This report synthesizes real-world knowledge on promising solutions utilized by front-line providers serving young people who are experiencing or have experienced homelessness.
This preliminary report represents survey data collected from June 10-17, 2020, and includes key findings and recommendations for practice, research and policy during the COVID-19 pandemic.
An estimated 35,000-40,000 Canadian youth (aged 13-24 years) experience homelessness at some point during the year and at least 6,000 on any given night.
The overwhelming majority have experienced some form of trauma and their challenges related to mental health and substance use have been documented for decades. Struggles with mental health and substance use are not unique to young people currently experiencing homelessness; rather, these challenges persist – and sometimes get worse – for young people who have experienced homelessness in the past.
It is against this backdrop of social and structural inequities and limited guidance in peer-reviewed literature around ‘what works’ to improve outcomes related to mental health, substance use, and sustained exits out of homelessness, that the COVID-19 pandemic came on scene – accelerating our need for an evidence-informed response.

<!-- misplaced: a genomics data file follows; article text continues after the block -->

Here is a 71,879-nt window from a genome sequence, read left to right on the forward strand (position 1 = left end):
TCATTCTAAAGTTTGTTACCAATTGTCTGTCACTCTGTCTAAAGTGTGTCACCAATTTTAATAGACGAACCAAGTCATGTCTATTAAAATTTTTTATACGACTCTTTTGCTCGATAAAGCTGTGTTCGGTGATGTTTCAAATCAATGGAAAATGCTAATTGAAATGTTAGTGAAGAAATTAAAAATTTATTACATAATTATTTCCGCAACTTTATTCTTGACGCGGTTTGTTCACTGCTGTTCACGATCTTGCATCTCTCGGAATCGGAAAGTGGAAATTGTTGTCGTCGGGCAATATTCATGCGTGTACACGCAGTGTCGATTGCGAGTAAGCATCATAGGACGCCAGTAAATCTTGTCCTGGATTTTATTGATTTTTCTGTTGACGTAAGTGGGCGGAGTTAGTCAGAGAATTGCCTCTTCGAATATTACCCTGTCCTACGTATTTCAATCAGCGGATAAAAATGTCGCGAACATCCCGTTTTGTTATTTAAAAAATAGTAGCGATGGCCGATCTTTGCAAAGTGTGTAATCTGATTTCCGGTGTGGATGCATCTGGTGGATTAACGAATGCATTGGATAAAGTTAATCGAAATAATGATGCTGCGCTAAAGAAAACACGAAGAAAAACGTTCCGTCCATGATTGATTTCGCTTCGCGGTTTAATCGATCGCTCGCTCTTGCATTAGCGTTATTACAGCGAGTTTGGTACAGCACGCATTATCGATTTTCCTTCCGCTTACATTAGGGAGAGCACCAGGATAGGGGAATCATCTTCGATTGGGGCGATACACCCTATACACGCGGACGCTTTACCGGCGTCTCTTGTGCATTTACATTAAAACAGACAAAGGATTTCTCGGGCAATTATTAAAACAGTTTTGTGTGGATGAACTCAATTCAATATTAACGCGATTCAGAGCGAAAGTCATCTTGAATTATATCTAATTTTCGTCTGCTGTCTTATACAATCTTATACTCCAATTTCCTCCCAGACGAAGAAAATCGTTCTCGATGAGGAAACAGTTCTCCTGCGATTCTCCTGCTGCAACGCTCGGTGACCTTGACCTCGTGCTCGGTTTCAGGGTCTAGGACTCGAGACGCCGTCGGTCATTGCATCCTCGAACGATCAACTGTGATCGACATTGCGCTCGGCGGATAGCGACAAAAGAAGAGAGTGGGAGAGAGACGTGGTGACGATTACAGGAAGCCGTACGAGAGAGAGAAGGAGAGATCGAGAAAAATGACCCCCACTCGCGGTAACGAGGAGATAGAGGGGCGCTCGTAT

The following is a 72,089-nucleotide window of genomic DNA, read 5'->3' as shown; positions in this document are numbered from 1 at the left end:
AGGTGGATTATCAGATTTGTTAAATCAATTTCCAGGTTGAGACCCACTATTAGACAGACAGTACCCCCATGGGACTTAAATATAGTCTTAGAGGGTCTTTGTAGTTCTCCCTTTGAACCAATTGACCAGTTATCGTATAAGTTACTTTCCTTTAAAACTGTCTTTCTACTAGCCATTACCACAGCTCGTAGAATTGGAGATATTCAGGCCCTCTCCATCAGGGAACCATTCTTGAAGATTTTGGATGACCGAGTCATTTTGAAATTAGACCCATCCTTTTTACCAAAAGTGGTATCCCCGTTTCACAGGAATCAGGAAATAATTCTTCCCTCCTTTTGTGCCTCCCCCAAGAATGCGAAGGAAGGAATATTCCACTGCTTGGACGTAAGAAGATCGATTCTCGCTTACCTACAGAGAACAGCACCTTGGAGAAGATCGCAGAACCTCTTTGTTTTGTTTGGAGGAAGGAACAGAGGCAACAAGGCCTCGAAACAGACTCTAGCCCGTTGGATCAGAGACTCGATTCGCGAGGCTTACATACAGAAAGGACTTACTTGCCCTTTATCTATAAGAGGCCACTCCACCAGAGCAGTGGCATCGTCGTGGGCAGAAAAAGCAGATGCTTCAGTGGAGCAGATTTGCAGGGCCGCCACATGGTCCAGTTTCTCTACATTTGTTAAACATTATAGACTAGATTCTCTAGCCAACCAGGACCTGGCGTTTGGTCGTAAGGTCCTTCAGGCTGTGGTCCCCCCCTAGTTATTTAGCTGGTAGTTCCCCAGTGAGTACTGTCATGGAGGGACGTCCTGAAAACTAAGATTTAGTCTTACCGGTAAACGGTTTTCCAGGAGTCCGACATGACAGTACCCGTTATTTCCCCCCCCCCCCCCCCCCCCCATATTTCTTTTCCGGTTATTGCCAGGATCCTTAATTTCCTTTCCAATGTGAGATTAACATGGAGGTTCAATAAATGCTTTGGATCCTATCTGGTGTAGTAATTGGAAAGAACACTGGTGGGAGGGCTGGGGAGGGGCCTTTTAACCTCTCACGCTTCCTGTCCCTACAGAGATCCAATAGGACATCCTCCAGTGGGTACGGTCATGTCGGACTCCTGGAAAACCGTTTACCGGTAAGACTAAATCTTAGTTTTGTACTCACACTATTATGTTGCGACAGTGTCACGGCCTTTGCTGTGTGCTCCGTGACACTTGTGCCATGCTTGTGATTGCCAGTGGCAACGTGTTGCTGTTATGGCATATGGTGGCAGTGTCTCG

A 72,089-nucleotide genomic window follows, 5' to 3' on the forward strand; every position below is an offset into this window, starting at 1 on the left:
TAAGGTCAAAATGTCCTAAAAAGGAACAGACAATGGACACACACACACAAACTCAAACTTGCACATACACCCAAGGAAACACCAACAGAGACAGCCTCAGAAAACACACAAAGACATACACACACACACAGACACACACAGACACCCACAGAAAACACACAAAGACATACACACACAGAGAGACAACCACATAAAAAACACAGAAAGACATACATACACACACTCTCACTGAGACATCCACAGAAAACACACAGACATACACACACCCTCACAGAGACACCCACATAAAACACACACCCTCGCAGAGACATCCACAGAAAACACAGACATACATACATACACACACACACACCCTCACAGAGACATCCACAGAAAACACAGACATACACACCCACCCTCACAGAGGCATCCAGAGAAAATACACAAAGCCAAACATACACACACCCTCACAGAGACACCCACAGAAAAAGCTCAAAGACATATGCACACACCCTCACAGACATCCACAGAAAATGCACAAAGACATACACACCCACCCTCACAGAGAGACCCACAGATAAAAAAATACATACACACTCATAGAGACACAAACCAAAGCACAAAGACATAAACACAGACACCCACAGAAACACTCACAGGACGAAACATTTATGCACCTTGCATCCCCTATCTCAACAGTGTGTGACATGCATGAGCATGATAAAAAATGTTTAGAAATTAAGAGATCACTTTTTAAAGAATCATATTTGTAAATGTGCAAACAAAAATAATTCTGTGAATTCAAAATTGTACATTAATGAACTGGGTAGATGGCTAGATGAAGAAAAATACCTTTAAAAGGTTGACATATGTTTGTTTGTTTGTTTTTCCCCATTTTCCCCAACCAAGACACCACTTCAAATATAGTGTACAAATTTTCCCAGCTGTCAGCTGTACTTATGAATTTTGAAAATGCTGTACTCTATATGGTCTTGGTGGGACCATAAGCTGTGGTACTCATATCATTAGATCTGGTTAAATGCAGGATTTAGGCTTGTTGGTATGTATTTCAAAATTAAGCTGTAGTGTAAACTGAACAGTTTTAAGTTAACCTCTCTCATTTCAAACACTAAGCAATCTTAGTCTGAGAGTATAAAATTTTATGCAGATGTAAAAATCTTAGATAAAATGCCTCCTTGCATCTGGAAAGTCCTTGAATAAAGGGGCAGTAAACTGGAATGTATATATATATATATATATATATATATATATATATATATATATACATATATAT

About the Report
This report represents preliminary insights from a rapid knowledge synthesis of survey data collected from 188 providers who work with young people who are experiencing or have experienced homelessness. To our knowledge, this is the first synthesis focused on the mental health and substance use needs of young people who are experiencing or have experienced homelessness during the COVID-19 pandemic.
Objective 1: Examine how COVID-19 has impacted the mental health and substance use patterns of young people who are currently experiencing or have experienced homelessness. We did this by beginning with an electronic survey to examine our key domains of: a) pandemic impacts on mental health and substance use patterns; b) practice adaptations; and c) promising and transformative approaches.
Objective 2: Identify how front-line providers have adapted their practices to address these needs. We will do this by conducting targeted focus groups and individual interviews with providers that (through the survey) have identified particularly innovative and effective approaches.
Objective 3: Highlight promising and transformative approaches to service delivery – particularly those with post-pandemic promise – that warrant further investigation.
Our next steps include a return to the data and peer-reviewed literature for deeper analysis, and conducting focus groups with providers and young people who are experiencing or have experienced homelessness.